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Notes from an author: Paul Rosolie

The intrepid author, who’s travelled to some of the last unexplored places on the map, heads into Amazonia’s Wild West — Madre de Dios, Peru

Notes from an author: Paul Rosolie
Paul Rosolie

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In the blue pre-dawn light I’m standing in what feels like a deleted scene from Heart of Darkness. The river’s unyielding power marches infinitely past, framed in the towering walls of misty moss-bearded jungle. And so it is on this tributary for miles up river — for days and weeks up river. That is how long it takes to access the headwaters of Las Piedras.

Winding like a golden snake through the heart of Peru’s Madre de Dios, Las Piedras is the longest watershed in the region. The vast primary forest cover makes this river a sanctuary for the superlative biodiversity contained in the surrounding national parks of the Madre de Dios. There are more birds here than anywhere else, more trees, more reptiles and amphibians, and over 70 species of mammals. The river is also home to a substantial amount of isolated tribes. In short, this place is a real-life Avatar of colour, diversity, and mysterious culture.

In the pale light of dawn, I inflate my packraft and ready my paddle. This will be day six of my travels. It’s been as many days since I’ve seen another human, and I like it that way. On Piedras it’s important to avoid accidentally encountering nomadic (uncontacted) tribes. These are people who’ve been resisting contact for centuries, first during the Spanish invasion of Peru, then during the more recent rubber boom in the 1900s, and then again in the 1990s, when the lesser-known mahogany boom swept through the region. They’re a living anachronism. While we surf the web and fly on planes, they live naked in the jungle, surviving on what they can hunt with bows and arrows, and staying healthy with a jungle pharmacy that Western medicine could only dream of having access to.

As my raft glides through the smooth mocha current, I’m enveloped in the surreal mist of a jungle paradise. I work the paddle silently, steering past hanging vines. This is the best way to see wildlife, silently moving through the morning. Earlier in the week, I paddled beside a tapir crossing the river. Today, on an approaching beach, I watch a flame red brocket deer sip water beneath a floral tapestry 10 metres tall. Lying on the beach is a spectacled caiman waiting for the sun. Families of capybara are huddled in the river cane. The jungle here is wildlife paradise: primary, old-growth forest packed with life. But it may not be for much longer.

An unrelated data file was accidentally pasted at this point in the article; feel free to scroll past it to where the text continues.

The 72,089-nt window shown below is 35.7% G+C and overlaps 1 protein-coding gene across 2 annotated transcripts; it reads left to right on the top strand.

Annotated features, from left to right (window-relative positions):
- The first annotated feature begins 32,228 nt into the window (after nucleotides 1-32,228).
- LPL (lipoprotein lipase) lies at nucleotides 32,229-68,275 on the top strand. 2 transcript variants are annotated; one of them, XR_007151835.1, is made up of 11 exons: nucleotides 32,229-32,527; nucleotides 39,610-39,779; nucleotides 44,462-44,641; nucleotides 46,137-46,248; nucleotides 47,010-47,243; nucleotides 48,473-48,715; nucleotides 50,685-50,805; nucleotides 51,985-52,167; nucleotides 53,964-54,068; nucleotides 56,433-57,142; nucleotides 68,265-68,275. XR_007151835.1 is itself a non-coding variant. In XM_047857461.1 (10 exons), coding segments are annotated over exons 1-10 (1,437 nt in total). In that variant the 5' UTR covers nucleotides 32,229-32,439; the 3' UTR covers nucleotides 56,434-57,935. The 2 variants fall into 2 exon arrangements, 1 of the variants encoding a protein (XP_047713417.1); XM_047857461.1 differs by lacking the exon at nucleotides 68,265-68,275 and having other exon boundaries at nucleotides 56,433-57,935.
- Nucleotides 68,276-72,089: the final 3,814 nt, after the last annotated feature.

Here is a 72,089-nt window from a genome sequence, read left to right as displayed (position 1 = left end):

Just three years ago, this corner of the Earth was guarded by hundreds of miles of deep jungle. So inaccessible and pristine, it was a place few would ever see. Now things are different. A new road, an offshoot of the Tran-Amazonian Highway, has lacerated deep into the formerly pristine wilderness. The once-untouched wilderness is hemorrhaging timber, gold, and wildlife as fortune seekers enter to reap the wealth of the land. Now a very sinister race has started in this hitherto unheard-of corner of the globe. The road is like a tentacle of a geopolitical Goliath, steadily asphyxiating trees, wildlife, and tribes that call the river home. The two grassroots eco-tourism operations that are battling to protect the river are currently stretched, with one finger in the dike and the other hand brandishing the knife they brought to this gunfight. So it is in the Amazon’s Wild West.

Yet these stark realities don’t seem real as I float past the ghostly visions of towering trees above. The sun is breaking up the mist and rays of gold are lighting up the landscape bit by bit. Ahead I can hear screaming, cawing, a cacophony of chatter. Squinting, I can make out the fluttering and buzz of a macaw lick. This is a sheer cliff on the riverbank where exposed sodium deposits attract parrots and macaws; the latter of which are the largest of the parrots. They used to range from Mexico down through much of South America but today they’re endangered or extinct in most of their original range. The pet trade and the demand for their plumage, as well as local desire for their presence in the soup pot, has seriously cut down the numbers of these flying rainbow-birds. But on Piedras there are still thousands.

I lay my paddle over my lap and glide. The birds don’t know I’m here until the last second. When they spot me the scene explodes. Brilliant red, blue and yellow birds burst from the clay and the green forest above, striking into the sun’s rays with a collective shriek that shakes the water. For a breathless few moments I’m enveloped beneath a hurricane vortex of colour.

The birds lift and swing south, as my raft departs the scene. They then circle around over the canopy to return to their clay-munching. As their colour and chatter fades behind, I’m left in a state of awe. Las Piedras is still the most incredible place I’ve ever seen.

Paul Rosolie is a naturalist, author of Mother of God and award-winning wildlife filmmaker who’s specialised in the western Amazon for nearly a decade. paulrosolie.com


Published in the December 2014 issue of National Geographic Traveller (UK)